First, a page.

How to Teach the Splits to Kids

Little girl sits on a splits

Several factors -- including gender, age, anatomy and elasticity -- affect how quickly and easily a child will hit her splits, but careful instruction and a consistent and effective routine do play a role. Whether you're coaching a group of budding dancers or gymnasts or guiding your own precocious child, safety should be your primary consideration.

Warm them up. Instruct kids to jog back and forth across the room, join them for a game of tag or do basic calisthenics -- featuring high-knee lifts, jumping jacks and fast football runs -- for three to five minutes. Explain how vital the warm-up is, making the point that it increases blood flow, loosens the joints and prepares the muscles for stretching. Emphasize that attempting a split when the muscles are cold can cause serious damage.

Progress to dynamic stretches -- involving continuous and repetitive movement -- for the back, hips, thighs and calves. Keep it lively and fun. Together, pretend to be tin soldiers as you do straight-leg forward kicks across the room. Take long lunging steps over giant mud puddles. Do deep plie squats while holding an imaginary beach ball in front of your chest. Move to your hands and knees, and arch your back upward like a cat and then downward like an old cow.

Move on to static stretches that promote flexibility in the hip flexors, groin, hamstrings, quadriceps and calves. Demonstrate the sit-and-reach -- sitting in a pike position and hinging forward from the hips -- or a modified hurdler. Sit in the classic butterfly stretch, gently pressing your knees to the floor with your elbows. Do a basic straddle stretch, walking your fingertips slowly forward along the floor between your legs while hinging your torso forward.

Demonstrate a front split, letting kids follow your lead. From a kneeling position, hinge your torso forward slightly, place your palms on the floor and extend your right leg to the front. Using your arms to support you, push your pelvis up off the floor and carefully extend your left leg behind you. Very gradually, lower your pelvis toward the floor while keeping both legs straight, your hips and chest square to the front and your toes pointed.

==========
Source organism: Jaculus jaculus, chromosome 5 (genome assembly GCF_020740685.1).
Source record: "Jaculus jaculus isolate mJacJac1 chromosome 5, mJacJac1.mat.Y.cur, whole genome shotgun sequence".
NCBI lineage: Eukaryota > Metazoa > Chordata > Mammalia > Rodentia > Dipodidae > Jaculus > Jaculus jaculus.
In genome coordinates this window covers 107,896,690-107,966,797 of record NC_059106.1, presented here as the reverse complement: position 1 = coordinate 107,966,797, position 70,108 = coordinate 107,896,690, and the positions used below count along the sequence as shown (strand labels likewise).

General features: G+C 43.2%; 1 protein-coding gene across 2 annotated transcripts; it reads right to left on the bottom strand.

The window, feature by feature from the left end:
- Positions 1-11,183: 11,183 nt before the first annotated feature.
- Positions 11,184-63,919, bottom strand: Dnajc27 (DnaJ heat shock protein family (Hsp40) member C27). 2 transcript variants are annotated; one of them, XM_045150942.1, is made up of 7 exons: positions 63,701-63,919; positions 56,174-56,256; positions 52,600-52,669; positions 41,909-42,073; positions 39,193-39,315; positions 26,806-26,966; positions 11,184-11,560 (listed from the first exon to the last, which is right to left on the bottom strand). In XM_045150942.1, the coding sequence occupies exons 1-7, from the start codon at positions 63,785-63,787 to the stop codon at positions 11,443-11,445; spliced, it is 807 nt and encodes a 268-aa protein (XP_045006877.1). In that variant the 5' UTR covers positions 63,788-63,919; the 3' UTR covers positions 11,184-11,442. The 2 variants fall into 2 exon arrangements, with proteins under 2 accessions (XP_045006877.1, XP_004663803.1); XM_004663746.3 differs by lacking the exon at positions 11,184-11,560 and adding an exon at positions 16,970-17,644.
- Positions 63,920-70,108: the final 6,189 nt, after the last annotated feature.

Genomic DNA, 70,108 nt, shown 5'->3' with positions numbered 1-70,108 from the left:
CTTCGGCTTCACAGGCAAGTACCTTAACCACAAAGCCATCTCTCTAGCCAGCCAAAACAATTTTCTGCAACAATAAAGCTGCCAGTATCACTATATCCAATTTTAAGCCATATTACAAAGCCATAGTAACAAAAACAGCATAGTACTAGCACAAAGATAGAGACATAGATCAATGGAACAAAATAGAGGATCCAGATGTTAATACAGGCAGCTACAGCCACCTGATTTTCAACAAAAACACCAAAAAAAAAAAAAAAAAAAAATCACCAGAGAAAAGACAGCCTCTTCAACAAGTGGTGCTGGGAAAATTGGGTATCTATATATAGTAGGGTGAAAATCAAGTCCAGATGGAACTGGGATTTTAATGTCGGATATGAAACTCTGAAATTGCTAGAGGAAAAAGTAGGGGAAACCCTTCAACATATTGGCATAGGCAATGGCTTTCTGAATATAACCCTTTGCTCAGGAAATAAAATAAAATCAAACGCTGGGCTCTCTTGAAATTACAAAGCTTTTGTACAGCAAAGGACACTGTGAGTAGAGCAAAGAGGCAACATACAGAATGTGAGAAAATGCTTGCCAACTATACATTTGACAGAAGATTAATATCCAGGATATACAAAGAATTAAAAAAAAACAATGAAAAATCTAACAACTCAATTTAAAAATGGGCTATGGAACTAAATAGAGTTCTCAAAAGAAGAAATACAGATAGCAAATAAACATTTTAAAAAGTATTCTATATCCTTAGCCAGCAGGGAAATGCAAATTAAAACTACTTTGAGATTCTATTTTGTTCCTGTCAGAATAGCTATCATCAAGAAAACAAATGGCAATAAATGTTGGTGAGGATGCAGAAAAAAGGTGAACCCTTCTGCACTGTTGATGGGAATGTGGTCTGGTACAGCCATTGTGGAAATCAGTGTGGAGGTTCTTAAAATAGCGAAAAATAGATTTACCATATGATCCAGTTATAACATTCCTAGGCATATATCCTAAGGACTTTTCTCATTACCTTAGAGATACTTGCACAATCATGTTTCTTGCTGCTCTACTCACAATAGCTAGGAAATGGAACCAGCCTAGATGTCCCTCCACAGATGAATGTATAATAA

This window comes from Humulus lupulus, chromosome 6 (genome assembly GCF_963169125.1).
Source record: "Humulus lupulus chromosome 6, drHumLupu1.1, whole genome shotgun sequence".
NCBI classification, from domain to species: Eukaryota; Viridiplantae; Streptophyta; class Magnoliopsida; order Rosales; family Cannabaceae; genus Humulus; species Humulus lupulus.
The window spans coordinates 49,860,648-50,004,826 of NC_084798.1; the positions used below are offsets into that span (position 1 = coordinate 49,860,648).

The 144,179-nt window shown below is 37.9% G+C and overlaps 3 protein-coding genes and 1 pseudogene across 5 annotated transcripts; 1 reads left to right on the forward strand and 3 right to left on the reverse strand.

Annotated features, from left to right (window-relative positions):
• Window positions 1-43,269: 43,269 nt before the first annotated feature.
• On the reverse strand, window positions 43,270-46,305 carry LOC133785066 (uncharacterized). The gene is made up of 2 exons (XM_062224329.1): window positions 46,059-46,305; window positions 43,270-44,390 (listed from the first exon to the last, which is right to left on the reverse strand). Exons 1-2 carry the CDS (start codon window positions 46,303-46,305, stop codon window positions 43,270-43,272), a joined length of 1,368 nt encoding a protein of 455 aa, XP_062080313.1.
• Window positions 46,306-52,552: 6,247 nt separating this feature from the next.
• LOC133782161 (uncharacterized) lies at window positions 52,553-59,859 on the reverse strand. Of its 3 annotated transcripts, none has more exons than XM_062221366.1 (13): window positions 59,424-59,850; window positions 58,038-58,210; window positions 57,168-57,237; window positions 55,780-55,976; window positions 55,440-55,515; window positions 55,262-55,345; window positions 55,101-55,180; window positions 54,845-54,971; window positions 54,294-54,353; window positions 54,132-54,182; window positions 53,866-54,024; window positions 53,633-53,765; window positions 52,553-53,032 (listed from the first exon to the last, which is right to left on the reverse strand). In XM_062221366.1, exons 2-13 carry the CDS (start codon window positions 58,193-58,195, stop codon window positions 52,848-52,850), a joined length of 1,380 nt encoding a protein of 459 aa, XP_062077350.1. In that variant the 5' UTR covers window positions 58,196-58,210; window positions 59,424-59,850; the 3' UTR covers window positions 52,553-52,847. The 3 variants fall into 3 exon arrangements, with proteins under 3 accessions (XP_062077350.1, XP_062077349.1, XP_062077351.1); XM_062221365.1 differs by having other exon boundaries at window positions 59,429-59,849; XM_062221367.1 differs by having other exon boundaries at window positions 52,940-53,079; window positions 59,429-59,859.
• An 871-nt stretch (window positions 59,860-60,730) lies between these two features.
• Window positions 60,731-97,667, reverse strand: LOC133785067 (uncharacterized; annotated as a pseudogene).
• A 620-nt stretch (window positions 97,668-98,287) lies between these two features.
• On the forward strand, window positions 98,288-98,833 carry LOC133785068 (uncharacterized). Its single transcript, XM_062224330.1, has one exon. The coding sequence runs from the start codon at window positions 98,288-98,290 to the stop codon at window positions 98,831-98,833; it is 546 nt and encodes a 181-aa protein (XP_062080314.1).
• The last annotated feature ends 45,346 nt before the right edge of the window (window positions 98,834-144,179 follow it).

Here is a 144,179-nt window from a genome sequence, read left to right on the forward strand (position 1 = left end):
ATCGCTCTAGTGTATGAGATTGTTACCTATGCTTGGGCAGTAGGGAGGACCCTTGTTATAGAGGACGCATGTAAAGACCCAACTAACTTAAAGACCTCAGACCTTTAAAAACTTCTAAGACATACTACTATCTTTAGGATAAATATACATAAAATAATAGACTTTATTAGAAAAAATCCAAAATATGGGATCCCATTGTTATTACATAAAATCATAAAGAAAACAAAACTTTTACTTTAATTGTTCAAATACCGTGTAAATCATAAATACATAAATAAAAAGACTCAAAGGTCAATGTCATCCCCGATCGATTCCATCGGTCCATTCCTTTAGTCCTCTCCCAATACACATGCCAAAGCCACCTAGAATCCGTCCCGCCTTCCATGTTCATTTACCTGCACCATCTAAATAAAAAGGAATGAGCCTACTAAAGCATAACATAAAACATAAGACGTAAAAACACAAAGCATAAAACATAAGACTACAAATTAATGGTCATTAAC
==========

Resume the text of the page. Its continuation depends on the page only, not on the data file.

Teach a middle split, instructing kids to do as you do. Start standing with your legs in a wide stance. Slowly slide your feet outward, bending your torso forward to place your palms on the floor. Keeping your legs straight and your hips facing front, continue sliding your feet outward. Lower your pelvis as much as you comfortably can while keeping your legs straight, your hips square to the front and your toes pointed.


Growth spurts can affect flexibility, because the bones tend to grow more quickly than the muscles. Advise kids to stretch carefully but consistently -- at least three times a week -- through their growth spurts to maintain flexibility.

As you demonstrate, explain that you're controlling the movement every step of the way. Emphasize that they should never drop into a split suddenly or force their bodies. Instead, they should relax, breathe normally and ease into position.

Dissuade kids from comparing themselves to their peers. Every child's range of motion is different, and it's OK if the pelvis doesn't yet reach the floor.


Warn kids that holding any stretch -- including a split -- for too long can cause damage to connective tissues. Train kids to listen to their own bodies and notice warning signs that they're pushing too hard. If they experience any pain, pinching or popping, they should stop.

Bouncing or moving into a split too aggressively causes the muscles to tighten, which inhibits the stretch.